Category: Programming


Order the book yourself

Have I gone too far and lost totally my wits by purchasing this book? Now I am going to have to read it and sludge through the jungle of mathematical proofs in order to get my money's worth. Who knows if I will ever be able to understand it completely.


The other day I was looking around for a more advanced static website generator, and I happened to stumble across a wonderful tool called Middleman. Easy to install, customize, build and deploy, and the documentation is fantastic. There are even a number of template blueprints and ruby gems you can use to enhance things.


Compared to the more popular Jekyll, which is more for creating blogs anyway, Middleman is more complicated and takes a bit more technical insight in order to get to grips with its sometimes hard to understand way of getting things done.


Decided my next goal in life will be to gauge my learning Haskell progress by using it to find solutions to all of the Project Euler problems.

So far so good, I completed the first one with success.

Problem 1: Multiples of 3 and 5

If we list all the natural numbers below 10 that are multiples of 3 or 5, we get 3, 5, 6 and 9. The sum of these multiples is 23.

Find the sum of all the multiples of 3 or 5 below 1000.

The very compact and elegant Haskell one-liner solution is:

sum [ x | x <- [1..999], x `mod` 3 == 0 || x `mod` 5 == 0]

There's still a long way to go...


I figured that it was high time that I finally sit down, roll up my sleeves and really figure out at a deep philosophical level what this whole functional programming languages paradigm is all about.

What better way to do this than by wrestling with the big bad bear of them all called Haskell?

So I went out and bought a book online that claims to once and for all explain clearly how it works, all the way through functors, monads, etc. I barely survived the first chapter about lambda calculus, and it's starting to get very interesting (though heavy-going at the same time). They claim that learning Haskell doesn't have to be difficult, but I've still got thirty odd chapters to go.

Haskell Programming from First Principles

Add this to the collection of all my other books about Haskell, and you could say that I'm on my way to becoming the nerdiest functional programmer around.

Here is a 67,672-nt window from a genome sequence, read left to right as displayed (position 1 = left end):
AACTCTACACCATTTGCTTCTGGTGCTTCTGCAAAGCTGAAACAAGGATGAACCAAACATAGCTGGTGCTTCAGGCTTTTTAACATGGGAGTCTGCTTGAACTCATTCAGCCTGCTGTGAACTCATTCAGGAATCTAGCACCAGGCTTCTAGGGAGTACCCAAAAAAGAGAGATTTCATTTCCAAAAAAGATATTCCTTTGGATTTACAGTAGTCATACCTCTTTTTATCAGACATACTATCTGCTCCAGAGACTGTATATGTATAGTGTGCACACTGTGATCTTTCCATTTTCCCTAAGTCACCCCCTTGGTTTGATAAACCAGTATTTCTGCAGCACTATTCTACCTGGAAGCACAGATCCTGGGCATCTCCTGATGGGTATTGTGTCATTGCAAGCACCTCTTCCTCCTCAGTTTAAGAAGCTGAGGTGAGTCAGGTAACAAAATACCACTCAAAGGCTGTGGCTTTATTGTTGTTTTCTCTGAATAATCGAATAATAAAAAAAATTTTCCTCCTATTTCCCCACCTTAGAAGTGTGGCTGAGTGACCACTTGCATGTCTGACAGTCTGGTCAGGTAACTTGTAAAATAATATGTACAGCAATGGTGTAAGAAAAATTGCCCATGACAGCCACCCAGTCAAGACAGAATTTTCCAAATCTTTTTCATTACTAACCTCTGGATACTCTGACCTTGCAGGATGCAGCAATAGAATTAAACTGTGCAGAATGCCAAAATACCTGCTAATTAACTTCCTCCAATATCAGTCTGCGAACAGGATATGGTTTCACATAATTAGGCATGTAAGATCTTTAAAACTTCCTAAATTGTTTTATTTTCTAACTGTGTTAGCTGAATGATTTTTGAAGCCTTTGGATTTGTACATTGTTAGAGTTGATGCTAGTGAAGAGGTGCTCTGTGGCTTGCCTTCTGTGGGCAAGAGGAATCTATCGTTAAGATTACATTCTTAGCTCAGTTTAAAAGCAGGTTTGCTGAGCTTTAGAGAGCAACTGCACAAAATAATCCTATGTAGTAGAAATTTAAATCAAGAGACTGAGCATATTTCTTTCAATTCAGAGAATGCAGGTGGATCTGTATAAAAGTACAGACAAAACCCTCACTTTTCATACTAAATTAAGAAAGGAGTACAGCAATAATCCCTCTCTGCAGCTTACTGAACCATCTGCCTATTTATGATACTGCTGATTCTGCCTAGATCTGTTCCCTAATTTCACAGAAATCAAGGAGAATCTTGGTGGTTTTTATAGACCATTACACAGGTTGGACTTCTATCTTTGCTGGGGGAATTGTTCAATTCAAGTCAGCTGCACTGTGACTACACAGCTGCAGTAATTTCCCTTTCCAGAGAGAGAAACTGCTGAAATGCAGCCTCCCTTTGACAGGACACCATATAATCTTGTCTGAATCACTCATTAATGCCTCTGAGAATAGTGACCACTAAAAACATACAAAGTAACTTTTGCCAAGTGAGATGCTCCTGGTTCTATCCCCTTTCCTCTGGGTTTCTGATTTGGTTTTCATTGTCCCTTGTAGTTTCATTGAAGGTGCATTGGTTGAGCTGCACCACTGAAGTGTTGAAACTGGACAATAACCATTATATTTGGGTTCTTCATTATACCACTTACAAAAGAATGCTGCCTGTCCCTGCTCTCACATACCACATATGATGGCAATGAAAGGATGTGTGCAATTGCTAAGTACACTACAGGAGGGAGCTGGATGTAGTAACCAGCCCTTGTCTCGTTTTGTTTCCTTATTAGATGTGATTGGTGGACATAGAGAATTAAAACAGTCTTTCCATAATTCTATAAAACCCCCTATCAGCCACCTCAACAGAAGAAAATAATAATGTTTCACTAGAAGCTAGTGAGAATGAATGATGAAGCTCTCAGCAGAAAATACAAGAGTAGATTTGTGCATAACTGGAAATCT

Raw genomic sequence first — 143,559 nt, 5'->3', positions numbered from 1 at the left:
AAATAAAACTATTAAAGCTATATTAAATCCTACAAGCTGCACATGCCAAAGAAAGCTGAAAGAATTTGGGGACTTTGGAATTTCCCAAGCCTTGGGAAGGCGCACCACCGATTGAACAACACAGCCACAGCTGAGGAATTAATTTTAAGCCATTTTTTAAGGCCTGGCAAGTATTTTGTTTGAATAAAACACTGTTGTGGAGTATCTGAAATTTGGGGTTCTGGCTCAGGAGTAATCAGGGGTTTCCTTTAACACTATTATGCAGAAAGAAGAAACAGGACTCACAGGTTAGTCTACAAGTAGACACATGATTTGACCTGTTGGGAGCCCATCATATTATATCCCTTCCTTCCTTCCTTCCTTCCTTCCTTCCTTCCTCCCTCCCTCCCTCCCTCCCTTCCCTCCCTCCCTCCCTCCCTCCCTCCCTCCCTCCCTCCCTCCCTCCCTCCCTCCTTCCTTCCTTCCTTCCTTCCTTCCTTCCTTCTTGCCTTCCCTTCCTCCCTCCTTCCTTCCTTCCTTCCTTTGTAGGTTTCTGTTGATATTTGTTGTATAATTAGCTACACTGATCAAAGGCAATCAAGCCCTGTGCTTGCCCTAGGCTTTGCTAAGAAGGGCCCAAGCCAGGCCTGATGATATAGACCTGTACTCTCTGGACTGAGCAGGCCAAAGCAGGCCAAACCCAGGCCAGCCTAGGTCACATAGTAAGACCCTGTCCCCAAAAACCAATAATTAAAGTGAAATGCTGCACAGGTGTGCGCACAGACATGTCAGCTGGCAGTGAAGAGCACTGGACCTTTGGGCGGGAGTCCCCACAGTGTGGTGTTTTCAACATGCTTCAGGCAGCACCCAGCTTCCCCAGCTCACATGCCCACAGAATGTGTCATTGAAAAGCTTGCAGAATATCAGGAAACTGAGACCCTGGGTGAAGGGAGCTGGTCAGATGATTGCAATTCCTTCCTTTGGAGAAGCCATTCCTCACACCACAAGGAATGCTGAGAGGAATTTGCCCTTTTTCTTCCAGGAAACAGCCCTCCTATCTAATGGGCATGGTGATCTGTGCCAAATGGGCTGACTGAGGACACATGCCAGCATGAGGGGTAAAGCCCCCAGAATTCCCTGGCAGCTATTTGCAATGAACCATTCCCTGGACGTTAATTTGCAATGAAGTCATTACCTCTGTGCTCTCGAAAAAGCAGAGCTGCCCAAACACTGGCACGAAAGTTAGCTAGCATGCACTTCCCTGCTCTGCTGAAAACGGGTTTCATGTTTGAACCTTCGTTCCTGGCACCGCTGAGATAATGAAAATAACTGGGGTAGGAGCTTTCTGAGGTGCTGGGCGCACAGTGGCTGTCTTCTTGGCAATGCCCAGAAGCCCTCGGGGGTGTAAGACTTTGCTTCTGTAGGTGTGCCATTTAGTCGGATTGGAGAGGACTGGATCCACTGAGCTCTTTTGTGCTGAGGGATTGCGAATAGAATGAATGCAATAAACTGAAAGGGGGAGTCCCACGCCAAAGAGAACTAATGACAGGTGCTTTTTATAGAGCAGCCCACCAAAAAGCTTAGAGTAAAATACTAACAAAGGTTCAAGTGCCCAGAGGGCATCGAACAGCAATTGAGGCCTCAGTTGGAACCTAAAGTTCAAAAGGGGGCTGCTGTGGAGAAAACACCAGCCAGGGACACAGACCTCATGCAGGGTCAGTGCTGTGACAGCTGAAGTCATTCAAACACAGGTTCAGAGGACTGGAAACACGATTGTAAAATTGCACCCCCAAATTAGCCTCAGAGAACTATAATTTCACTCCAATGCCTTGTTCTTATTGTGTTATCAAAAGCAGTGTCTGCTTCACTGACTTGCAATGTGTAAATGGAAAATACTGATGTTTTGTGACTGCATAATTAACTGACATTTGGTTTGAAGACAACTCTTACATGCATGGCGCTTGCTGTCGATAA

Eat your hearts out all you Elixirians and Clojurians.


Today I received an interesting email from someone trying to sell an online tutorial on WebdriverIO which posed the following:

"Quick question: What holds you back from writing automated tests?"

Based on my personal experience doing various projects in the wonderful world of software development, here is a list of reasons with which I replied:

  • The product is already finished and in production so there's no more budget left for automated testing.
  • The platform is legacy software and no one understands how it works.
  • We already have an army of functional testers in India who are manually testing everything, and it's cheap.
  • You need "technical" people to setup the the automated test environment, and the only technical people we have are developers and system admins.
  • Developers hate to write tests and have no time to learn it.
  • Most testers are high-level black-box functional testers and are not concerned with the internal details nor are technical enough to understand the underlying software.
  • Setting up an automated environment is expensive.
  • There are already tons of tests failing and no one gives a damn.
  • The CI runs from Jenkins and the guy that set things up is no longer working for us (don't fix whats not broken).
  • Managers do not fully understand what automated testing is and how it really works and are therefore unwilling to invest money.
  • Automated testing means that the functionality of the complete product is known, however mostly it is undocumented or specific areas of expertise limited to certain privileged individuals.
  • We're too busy and have no time.
  • Good testers are hard to find, especially those that are technically inclined and/or understand how to write software.
  • The product is not stable and is changing too frequently, meaning that time spent invested in writing test scripts that will continuously break is not worth it.

Signed up for the Learn Elixir and Learn Phoenix online video training.

Been procrastinating long enough so it's time to make the move and learn even more new stuff.


One of the most important credos for boosting a development team into the realm of excellence is to ensure that they can feel very proud of what they create as a coherent team. This power of creative energy mixed in with just the right amount of the fun factor is not to be under-estimated.


The speed of feedback is very important in order for the product developers to do the right job.

Developers depend on feedback in order to make the right choices at the right time.

Feedback also allows developers to realize their mistakes and incorrect assumptions early on in order to recover before it is too late.